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Small Forward Stands at the Crux of Trail Blazers Off-Season Decisions

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The Blazers have plenty of decisions to make over the next few months, and the three-spot stands in the middle of them all.

Neil Olshey
Blazers General Manager Neil Olshey sits on the bench before a game.
Getty Pictures

Editorial Disclaimer: This article centers heavily on Trevor Ariza. It was written before the allegations about Ariza came out. It is not intended as a blanket endorsement or any kind of judgment about those allegations. This is a one-time article about Ariza’s contract status and utility on the floor, with this one-time disclaimer attached.

It is officially offseason time for the Portland Trail Blazers after their first round exit against the Los Angeles Lakers on Saturday. It was one of the strangest years in recent memory; several key players sat out due to significant injuries, Carmelo Anthony somehow found his way to Portland, and there was a literal global pandemic that forced basketball to stop entirely for over four months. The 2019-20 season was certainly one we won’t forget anytime soon.

This offseason is hugely important for Portland. The Blazers once again don’t have much cap flexibility. They have to figure out what to do with key free agents such as Anthony — who wants to be in Portland — and Hassan Whiteside while trying to find ways to maximize their window with Damian Lillard.

One of the most interesting players to keep an eye on will be Trevor Ariza. Depending on how you view him, he is either a key forward who provides shooting and defense for a team that could certainly use those things or he’s an asset that can be waived to save money or traded for another piece. He’s technically under contract for $12.8 million next season, but only $1.8 million of that is guaranteed.

The Blazers have to make a decision about whether or not to guarantee that extra $11 million by October 18, the same day that free agency begins this year. Whatever they choose to do with Ariza is arguably the most important move they’ll make. So what do you do if your Portland? Let’s take a look.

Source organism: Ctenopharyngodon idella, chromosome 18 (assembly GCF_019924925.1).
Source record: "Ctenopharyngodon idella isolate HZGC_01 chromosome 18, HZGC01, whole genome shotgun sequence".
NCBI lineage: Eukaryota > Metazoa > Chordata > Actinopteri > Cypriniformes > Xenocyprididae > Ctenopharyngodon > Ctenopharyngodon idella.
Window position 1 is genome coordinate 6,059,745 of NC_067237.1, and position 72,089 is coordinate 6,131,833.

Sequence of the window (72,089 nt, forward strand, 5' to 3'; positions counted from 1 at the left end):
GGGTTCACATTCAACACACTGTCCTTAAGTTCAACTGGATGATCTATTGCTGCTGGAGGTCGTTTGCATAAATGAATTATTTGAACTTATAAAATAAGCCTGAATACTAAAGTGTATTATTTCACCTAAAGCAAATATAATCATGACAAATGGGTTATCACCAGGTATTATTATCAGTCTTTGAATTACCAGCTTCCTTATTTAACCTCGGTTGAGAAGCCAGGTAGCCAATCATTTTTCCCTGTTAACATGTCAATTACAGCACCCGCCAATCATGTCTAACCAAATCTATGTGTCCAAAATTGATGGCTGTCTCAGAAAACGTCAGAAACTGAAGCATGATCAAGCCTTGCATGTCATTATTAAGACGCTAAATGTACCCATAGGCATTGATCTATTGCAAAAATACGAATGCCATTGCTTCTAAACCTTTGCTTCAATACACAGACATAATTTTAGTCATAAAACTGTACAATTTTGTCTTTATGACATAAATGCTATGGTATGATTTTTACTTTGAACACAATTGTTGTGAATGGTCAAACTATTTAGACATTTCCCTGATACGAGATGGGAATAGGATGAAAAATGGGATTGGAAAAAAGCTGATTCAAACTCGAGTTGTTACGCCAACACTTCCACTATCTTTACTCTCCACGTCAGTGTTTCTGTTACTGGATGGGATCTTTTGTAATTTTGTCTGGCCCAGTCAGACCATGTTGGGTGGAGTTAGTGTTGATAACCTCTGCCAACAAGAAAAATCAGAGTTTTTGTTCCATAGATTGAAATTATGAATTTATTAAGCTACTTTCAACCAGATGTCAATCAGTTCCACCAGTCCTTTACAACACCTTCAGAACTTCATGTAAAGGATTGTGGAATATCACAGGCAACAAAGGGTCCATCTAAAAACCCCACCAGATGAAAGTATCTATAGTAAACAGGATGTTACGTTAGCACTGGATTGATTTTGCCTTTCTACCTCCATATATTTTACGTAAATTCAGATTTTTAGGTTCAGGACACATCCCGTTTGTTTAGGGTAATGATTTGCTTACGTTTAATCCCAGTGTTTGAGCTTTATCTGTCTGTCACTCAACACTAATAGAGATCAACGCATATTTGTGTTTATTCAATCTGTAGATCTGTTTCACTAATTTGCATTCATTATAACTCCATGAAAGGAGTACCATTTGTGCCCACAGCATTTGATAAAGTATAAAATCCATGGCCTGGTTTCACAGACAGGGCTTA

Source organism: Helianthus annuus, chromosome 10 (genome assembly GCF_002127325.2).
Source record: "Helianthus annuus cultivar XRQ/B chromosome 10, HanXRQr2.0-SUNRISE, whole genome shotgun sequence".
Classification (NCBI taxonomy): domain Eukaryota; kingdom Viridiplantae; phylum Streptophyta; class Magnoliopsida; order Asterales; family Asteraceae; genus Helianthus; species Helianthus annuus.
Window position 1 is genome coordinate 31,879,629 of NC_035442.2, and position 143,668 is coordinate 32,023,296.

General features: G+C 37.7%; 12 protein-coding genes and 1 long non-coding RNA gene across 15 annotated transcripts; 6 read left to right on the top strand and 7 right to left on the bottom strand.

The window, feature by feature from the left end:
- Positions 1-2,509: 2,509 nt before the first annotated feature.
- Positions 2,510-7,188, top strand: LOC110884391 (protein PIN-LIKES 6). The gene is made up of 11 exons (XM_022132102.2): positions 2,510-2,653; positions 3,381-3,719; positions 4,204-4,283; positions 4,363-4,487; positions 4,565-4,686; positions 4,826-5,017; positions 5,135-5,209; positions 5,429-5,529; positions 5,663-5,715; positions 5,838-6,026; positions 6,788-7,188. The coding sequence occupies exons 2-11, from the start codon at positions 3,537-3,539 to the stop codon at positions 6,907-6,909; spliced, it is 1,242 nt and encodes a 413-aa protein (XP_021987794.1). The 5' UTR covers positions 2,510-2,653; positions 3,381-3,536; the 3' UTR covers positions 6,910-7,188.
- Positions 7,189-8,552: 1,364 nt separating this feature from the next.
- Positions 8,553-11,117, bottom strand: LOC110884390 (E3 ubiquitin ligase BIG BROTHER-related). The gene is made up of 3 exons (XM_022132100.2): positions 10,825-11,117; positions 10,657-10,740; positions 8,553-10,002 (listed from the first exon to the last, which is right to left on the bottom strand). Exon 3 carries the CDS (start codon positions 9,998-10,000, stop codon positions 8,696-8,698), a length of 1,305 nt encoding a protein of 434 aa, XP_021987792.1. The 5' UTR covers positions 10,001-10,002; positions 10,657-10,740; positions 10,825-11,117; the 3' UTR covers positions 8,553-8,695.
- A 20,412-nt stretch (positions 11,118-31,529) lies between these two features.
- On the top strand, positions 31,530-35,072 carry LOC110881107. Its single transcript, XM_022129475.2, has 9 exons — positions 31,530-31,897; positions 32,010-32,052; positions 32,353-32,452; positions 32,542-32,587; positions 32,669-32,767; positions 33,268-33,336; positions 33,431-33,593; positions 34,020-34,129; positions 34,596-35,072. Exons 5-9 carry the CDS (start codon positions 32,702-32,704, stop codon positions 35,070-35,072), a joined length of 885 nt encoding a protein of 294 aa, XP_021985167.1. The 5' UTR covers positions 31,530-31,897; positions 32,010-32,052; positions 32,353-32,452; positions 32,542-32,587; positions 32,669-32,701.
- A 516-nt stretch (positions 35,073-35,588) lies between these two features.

Let’s start with the benefits of keeping him. Ariza played well in his 21 games with Portland, averaging 11 points and 4.8 rebounds per game on 40% shooting from outside. As I broke down back in May, Ariza provides two things that Portland needs: three-point shooting and defense. If this past series with the Lakers showed us anything, it’s that having players capable of those two things are highly important.

Unless the Monstars steal his talent or something, he’ll probably have the shooting next year, so how much he helps the defense is the real question. It’s hard to judge really how good he was defensively considering the Blazers were so atrocious on that end, but the numbers (1.6 steals per contest) and tape suggest that he was one of the best on the team. Could this team with Ariza and a healthier Jusuf Nurkic at least be competent defensively? It might be worthwhile for the Blazers to try it.

Age is a concern with Ariza. He’s 35 and will be coming back after not playing basketball since March. We won’t know how much he’s lost defensively until we see him out on the court, but with the emergence of Gary Trent Jr. and the draft coming up, there’s an argument to be made that Portland can find an Ariza replacement. The Lakers series showed that having a competent wing defender like Ariza is helpful, but is he replaceable?

If you find yourself asking the question above, then it’s possible that you think trading Ariza is the best move. In a COVID-19 world with so many questions about the cap, Ariza’s contract makes him an interesting asset to play with. If you’re the Blazers, he could be packaged with either a pick or another asset (such as Zach Collins or Anfernee Simons) for a potential upgrade at the 3.